A good translation can be made horrible by one single typo. For instance: "Don't leave me alone with hime!" is totally different than "Don't leave me alone with him!". Especially in a show that has a princess or somebody named "Hime". Anyway, (and obviously I'm biased) you need to have at least 2 people to create a REALLY good script: a good translator and a good editor. And yes, editors need to talk to translators before drastically changing their lines b/c sometimes the way a line is translated causes us to interpret it in a way that the character is not meaning to.

And yeah, 8thSin, hopefully, like you, I'd like to think: "Edited by Ichigo69/Rika-chama" actually means something decent to those who watch our stuff. ^__^
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Old 2011-08-15, 09:26   Link #15
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Originally Posted by 8thSin View Post
Proficiency in both languages does not automatically make you a capable translator. There are few things needed to be learned in addition to the Japanese (or other languages for your fansub).

"I just passed JPLT N3, and I want to be a fansubber!": Get the hell out of here and don't come back for 2 years. I know a lot of people who are studying or passed JPLT N2, and I can tell you right now, you are not ready. JPLT is a great way to gauge your progress, but it's garbage for the purpose of determining if you are qualified to be a translator. I just winged their official N1 sample questions for kicks, and got 17/18 right (tl;dr only scanned through couple of long reading comprehension and got 1 wrong), and my Japanese is still not even close at the level I would like it to be.
You want to be able to breeze through listening section of JPLT N1 (borderline passing N1 may be sufficient if you have access to Japanese script) or be able to pass 日本語検定(語検) Level 5 - Middle school equivalent. Ideally, you would want to live in Japanese-speaking environment for at least a year after sufficient class/independent study.
*bows*


Couldn't have written a better guide out there, this needs to be on a website so it can be linked about in fansub cyberspace for trigger-happy newbies.
I'd say the most I realised during my first year of translating anime would be the skill of interpretation needed over linguistic skill.
Especially for two worlds of Japanese and English (US, UK or AUS, etc), it's like oil and water sometimes. Contextually and culturally finding the best expressions to simply convey the correct meaning takes a lot outta a J-E translator.

At least in that area, I find it easier to verbally explain than to translate anime worlds sometimes.
On the literal-liberal scale, I'd say I'm about a 3 ish. Liberal offers the temptation of the other rule you mentioned:

'Translate, do not create'
I've seen some liberal translations that are just far too loose for me, it can lead to sloppy (or lazy) interpretations so I prefer to side on the edge of caution while dabbing a little more with idioms.
Or rather if I can't think of any, I leave that to the editors and explain what I need from them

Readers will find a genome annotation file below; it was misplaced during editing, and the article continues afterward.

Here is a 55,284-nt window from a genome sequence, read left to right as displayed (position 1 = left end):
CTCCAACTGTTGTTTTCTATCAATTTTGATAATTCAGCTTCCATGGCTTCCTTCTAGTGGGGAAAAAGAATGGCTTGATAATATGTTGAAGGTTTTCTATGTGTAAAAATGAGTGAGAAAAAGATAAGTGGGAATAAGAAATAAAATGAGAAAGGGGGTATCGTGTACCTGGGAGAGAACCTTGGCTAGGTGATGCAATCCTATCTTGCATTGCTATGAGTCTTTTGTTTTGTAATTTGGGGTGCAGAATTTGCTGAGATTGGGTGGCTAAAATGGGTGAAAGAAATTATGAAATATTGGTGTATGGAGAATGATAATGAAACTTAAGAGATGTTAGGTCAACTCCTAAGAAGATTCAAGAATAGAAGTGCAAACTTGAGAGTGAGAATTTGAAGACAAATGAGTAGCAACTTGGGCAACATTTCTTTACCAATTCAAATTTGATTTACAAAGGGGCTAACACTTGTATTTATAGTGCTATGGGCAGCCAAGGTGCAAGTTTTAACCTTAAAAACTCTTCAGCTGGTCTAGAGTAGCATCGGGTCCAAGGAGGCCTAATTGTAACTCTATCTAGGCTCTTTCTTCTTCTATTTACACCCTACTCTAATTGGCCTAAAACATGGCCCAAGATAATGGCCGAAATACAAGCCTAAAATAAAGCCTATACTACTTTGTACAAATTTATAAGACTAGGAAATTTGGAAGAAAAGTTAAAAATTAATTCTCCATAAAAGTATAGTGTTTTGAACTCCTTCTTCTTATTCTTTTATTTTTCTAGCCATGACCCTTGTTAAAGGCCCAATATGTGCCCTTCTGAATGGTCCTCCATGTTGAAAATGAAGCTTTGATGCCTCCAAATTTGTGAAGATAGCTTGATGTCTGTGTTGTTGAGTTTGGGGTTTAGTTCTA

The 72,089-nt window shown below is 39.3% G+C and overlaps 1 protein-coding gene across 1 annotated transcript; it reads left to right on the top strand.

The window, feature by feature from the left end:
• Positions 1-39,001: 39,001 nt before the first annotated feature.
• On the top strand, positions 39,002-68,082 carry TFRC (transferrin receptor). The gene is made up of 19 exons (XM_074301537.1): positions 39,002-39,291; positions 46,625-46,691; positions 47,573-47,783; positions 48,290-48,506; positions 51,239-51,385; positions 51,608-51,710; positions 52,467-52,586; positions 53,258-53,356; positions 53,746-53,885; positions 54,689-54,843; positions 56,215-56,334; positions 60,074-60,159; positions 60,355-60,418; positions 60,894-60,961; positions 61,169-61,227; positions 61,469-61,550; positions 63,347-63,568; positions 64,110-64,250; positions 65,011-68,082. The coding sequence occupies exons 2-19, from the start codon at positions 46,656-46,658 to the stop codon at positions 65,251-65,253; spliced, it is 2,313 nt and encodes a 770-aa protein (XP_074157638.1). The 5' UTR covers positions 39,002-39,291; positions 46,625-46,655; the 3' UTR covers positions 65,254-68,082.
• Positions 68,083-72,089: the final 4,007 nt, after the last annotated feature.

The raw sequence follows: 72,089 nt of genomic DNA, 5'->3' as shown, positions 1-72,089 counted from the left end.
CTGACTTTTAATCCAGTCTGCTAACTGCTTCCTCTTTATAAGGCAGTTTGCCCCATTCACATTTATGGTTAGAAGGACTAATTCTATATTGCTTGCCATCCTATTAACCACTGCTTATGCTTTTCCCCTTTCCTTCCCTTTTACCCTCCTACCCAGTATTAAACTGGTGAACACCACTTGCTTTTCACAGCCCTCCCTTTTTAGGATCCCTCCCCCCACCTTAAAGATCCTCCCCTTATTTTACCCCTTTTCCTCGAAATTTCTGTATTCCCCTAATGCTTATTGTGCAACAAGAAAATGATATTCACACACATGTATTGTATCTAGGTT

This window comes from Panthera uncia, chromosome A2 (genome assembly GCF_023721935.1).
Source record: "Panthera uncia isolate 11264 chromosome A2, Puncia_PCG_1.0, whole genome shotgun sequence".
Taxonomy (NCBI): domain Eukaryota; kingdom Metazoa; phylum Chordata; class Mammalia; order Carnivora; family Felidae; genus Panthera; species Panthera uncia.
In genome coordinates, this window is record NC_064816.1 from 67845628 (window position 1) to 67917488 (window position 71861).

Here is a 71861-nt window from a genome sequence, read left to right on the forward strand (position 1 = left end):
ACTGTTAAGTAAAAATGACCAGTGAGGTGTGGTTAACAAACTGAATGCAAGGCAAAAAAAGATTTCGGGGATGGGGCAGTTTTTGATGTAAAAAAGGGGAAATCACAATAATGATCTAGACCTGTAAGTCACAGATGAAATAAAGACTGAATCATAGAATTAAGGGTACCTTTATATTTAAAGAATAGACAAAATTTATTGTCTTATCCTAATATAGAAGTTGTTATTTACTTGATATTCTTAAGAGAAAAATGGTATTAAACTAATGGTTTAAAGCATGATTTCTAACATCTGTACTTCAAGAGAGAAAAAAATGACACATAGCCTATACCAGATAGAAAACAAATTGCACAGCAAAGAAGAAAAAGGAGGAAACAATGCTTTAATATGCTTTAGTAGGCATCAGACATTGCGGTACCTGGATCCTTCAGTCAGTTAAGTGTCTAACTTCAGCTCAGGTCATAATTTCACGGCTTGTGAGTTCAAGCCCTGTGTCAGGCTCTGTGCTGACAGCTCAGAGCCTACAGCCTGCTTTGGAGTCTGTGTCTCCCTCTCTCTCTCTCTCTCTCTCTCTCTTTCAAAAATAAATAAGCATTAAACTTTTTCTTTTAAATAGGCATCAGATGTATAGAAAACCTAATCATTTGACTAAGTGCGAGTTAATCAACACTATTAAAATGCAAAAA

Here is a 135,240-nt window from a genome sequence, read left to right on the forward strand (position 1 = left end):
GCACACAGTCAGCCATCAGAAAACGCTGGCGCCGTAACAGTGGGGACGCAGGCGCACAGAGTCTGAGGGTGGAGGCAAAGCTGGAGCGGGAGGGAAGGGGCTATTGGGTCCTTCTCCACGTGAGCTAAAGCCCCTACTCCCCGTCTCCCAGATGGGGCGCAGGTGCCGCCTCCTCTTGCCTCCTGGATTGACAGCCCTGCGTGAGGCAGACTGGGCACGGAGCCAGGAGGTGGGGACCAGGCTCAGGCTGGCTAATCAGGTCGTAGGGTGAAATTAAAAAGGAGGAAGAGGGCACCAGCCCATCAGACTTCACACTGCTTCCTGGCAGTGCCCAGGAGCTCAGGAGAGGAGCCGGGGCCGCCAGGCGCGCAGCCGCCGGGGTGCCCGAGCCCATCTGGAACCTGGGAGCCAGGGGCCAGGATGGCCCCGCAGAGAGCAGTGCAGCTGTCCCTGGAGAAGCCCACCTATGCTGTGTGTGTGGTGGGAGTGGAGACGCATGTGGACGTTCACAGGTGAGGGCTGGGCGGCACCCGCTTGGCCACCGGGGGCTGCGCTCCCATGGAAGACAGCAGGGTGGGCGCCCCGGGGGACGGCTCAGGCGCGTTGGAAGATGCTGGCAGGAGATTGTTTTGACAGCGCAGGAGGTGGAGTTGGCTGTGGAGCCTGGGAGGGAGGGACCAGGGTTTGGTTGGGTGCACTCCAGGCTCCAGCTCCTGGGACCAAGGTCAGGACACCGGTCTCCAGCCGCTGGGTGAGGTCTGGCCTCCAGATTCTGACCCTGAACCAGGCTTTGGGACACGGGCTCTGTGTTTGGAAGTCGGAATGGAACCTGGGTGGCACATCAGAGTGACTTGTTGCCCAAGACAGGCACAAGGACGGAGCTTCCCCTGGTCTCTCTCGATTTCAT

As for programs, me is notepad + raw video on side + dictionary + notes for other things I noticed, in other words, I usually work with 3-4 windows at once
And yeah it takes about 4hrs (on a good day), we really do do the monkey work of the entire thing. You should have mentioned there's a risk of developing RSI or straining one's fingers for the freaking about of lines we gotta churn out x.x;;

Anyways cookie for your troubles, bookmarking this thread for future reference, many thanks

2011 has been hell over here, but I guess since I'm on summer hols, all the more reason to get back into translating something again ^^;;
PS: I do put this on my CV and let people know, I just don't mention what I translate or for who
A little embellishment never hurt anyone and I do translate as a hobby
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Old 2011-10-02, 22:23   Link #16
larethian
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Interesting guide. Alc is an excellent tool for learning, since it offers many contexts on how the same word is used. Another tool I want to recommend is zokugo-dict.com which gives comprehensive explanations on modern colloquialism which you sometimes can't find even in alc.
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Old 2011-10-04, 10:17   Link #17
8thSin
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Originally Posted by larethian View Post
Interesting guide. Alc is an excellent tool for learning, since it offers many contexts on how the same word is used. Another tool I want to recommend is zokugo-dict.com which gives comprehensive explanations on modern colloquialism which you sometimes can't find even in alc.
Ah, thanks for reminding me. I usually use that website to double-check jargons and slangs. I have to say, this tool has to be used with extreme caution though, because it can lead to serious mistranslations unless the user knows what he's doing.
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Old 2011-11-18, 08:32   Link #19
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Originally Posted by dzemomona12 View Post
Very good tips. What about google translator? I heard it's kinda crap, but has anyone tried it?
If a translator even thinks of using Google Translator, I don't think he's quite qualified to do a decent job.
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Old 2011-11-18, 09:43   Link #20
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If a translator even thinks of using Google Translator, I don't think he's quite qualified to do a decent job.
Sometimes it works as a dictionary if it is to look up words here and there, but you're very often better off finding real dictionaries online.